Casinos, aftershave, even steak - Donald Trump has tried his hand at many things. But one venture he wants you to forget is his brief and ultimately unsuccessful stint at running an airline. Thomas Haynes examines how it all came about, and what went wrong.
It’s one of those things that people tell you as a random fact: “Did you know Donald Trump started an airline?” You almost don’t believe it at first because unless you were in the north eastern United States in the late 1980s, you probably wouldn’t remember.
Called Trump Shuttle, the story of Trump’s foray into the airline industry began in 1988 when a worker’s strike at Eastern Air Lines drove the carrier to a halt. Its shuttle division was the only profitable part of the business and so, an open auction was held to sell it off to raise capital.
The businessman’s holding company, The Trump Organization and America West Airlines, were the final two to be considered for the sale. But after a meeting with Frank Lorenzo, the president of Eastern, the acquisition was subsequently completed by Trump for $365m. The money was sourced from a consortium of banks.
Thinking it would complement his other businesses, Trump had wanted an airline for some time and now, he finally had one.
As part of the deal, he received 29 Boeing 727s including eight -100s and 21 -200s. He then spent a reported $1m refitting the interiors and painting the exteriors with his signature ‘Trump’ logo.
If you’re wondering what the eventual fate of these aircraft was, as of today all 29 airframes – which were purchased by Eastern in the 1960s and 70s – have now either been broken up or withdrawn from use.
On June 8, 1989, the inaugural Trump Shuttle services were full of fanfare and celebration. The airline offered hourly flights between three airports on the US east coast: Boston/Logan, New York/La Guardia and Washington/Reagan.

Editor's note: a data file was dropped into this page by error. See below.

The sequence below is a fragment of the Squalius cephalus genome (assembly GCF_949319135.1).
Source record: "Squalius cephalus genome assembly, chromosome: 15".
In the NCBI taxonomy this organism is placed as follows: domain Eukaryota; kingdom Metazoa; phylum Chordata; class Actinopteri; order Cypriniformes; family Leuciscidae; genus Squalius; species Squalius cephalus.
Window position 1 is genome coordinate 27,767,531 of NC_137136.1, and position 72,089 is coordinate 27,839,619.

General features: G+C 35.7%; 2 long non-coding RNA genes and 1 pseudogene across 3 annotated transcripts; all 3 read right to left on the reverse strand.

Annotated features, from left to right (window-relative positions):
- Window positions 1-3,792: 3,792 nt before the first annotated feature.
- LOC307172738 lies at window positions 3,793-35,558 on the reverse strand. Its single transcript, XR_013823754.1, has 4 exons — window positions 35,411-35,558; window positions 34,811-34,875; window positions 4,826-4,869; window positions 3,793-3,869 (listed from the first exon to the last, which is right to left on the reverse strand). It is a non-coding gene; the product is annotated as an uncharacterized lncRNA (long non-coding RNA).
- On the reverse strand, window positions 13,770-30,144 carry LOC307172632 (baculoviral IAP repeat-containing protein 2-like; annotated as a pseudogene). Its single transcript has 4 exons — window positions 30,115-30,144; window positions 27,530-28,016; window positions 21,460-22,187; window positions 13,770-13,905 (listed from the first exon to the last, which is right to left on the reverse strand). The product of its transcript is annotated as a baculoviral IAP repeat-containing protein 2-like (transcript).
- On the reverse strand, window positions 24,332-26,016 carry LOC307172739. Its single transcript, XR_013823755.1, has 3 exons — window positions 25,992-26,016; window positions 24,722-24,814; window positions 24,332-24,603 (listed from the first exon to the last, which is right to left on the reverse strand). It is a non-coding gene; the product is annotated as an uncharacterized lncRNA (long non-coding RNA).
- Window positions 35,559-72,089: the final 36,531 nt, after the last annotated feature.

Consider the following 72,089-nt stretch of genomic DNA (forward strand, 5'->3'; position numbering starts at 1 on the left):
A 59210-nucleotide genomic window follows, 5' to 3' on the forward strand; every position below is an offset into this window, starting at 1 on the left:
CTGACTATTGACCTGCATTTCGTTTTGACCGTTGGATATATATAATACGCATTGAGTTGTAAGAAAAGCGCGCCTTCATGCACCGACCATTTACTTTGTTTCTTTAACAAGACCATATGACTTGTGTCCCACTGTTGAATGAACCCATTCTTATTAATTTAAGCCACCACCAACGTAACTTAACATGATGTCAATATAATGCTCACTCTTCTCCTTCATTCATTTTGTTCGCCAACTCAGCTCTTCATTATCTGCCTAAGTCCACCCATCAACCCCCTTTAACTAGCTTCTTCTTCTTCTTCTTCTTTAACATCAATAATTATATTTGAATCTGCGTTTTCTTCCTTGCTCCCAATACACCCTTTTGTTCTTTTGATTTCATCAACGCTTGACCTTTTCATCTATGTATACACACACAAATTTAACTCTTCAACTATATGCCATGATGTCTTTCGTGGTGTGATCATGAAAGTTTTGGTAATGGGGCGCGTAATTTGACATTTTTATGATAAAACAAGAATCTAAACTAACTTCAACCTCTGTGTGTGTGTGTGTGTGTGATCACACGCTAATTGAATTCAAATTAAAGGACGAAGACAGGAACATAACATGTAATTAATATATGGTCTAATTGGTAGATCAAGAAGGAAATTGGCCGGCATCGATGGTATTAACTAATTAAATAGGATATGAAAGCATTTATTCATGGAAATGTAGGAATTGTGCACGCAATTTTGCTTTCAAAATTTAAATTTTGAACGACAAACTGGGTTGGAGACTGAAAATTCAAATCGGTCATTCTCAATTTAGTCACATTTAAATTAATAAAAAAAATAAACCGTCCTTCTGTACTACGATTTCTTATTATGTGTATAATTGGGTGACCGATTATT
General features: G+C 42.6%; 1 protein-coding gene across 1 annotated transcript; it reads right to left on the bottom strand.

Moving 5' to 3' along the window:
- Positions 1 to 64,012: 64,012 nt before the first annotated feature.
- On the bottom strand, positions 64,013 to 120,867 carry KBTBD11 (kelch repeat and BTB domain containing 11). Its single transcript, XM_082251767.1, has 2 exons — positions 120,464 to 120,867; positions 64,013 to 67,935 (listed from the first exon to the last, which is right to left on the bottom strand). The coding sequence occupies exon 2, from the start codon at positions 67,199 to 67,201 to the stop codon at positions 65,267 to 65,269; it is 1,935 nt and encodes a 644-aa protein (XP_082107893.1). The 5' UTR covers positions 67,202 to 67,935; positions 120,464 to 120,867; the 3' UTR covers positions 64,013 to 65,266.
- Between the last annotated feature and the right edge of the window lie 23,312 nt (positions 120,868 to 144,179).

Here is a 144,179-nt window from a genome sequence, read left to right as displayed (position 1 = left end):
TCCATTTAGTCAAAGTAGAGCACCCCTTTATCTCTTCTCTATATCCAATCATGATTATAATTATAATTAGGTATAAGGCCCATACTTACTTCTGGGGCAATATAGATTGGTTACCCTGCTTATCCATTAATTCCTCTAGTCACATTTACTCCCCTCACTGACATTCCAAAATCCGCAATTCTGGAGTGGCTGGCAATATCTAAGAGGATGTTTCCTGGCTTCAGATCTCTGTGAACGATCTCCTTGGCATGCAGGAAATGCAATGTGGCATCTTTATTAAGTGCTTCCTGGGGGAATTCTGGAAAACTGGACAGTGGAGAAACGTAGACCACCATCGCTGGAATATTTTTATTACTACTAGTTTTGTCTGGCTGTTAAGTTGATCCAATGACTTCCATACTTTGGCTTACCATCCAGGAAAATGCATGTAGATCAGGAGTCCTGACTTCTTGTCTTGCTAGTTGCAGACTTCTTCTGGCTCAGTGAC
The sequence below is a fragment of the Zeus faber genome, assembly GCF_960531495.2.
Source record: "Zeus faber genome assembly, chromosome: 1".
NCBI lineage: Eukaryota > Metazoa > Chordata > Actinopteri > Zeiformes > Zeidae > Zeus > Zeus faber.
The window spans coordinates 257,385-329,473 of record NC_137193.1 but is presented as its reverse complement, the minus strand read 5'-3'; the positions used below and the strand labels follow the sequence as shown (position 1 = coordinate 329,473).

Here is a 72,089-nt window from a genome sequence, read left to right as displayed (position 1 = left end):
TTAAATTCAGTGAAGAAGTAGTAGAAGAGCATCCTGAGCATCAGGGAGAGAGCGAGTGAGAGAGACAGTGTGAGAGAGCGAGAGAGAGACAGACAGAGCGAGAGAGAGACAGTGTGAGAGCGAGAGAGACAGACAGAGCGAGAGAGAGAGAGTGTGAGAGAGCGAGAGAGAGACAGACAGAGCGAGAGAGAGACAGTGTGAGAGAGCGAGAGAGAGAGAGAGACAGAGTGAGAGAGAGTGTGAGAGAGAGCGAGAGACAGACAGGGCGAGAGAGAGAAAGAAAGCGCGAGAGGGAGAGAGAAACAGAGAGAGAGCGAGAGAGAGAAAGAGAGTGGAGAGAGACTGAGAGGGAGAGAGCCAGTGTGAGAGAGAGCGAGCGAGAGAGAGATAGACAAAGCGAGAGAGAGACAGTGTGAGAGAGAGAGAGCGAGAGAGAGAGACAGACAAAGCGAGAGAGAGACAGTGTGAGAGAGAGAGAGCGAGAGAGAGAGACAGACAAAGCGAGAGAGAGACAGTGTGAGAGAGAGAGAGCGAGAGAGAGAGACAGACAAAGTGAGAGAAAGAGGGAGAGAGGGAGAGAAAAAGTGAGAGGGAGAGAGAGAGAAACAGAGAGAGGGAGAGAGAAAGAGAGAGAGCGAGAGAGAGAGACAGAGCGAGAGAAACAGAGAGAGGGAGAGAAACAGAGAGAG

On-time performance was one of the company’s most important selling points, but the one thing Trump couldn’t control was the weather. This meant that the first New York/La Guardia to Boston/Logan flight departed 45 minutes late.
Speaking at a press event later that day, Trump said: “We were the first plane out this morning, we were the most successful flight this morning, we had more people than anyone else and I think we had better service than anyone else.”
The price tag of $365m was considered to be very high at the time, compared with launching a carrier from scratch. But what Trump was paying for was market share, and he most certainly got it.
Within two months, Trump Shuttle had snapped up around 40-50% of the north eastern high frequency market from Pan Am Shuttle, another big player in the region.
Trump pushed for the airline to provide a luxury product offering which included leather seats, marble-finish lavatory, and seatback mounted airphones. This set it apart from what came before as its predecessor had opted for a “no-frills” experience.
Trump’s acquisition of Eastern’s shuttle business created more than 1,000 jobs, the majority of which were filled by previous employees of the then Florida-based company. Many of the workers who had previously been on strike jumped at the opportunity because Trump didn’t cut pay or seniority.
All seemed to be going well for the airline until August 10, 1989 when a Trump Shuttle flight had to make an emergency landing in Boston when the nose wheel landing gear failed. No one was injured but the Boston Globe newspaper reported that the malfunction was due to errors made by Eastern personnel prior to the sale.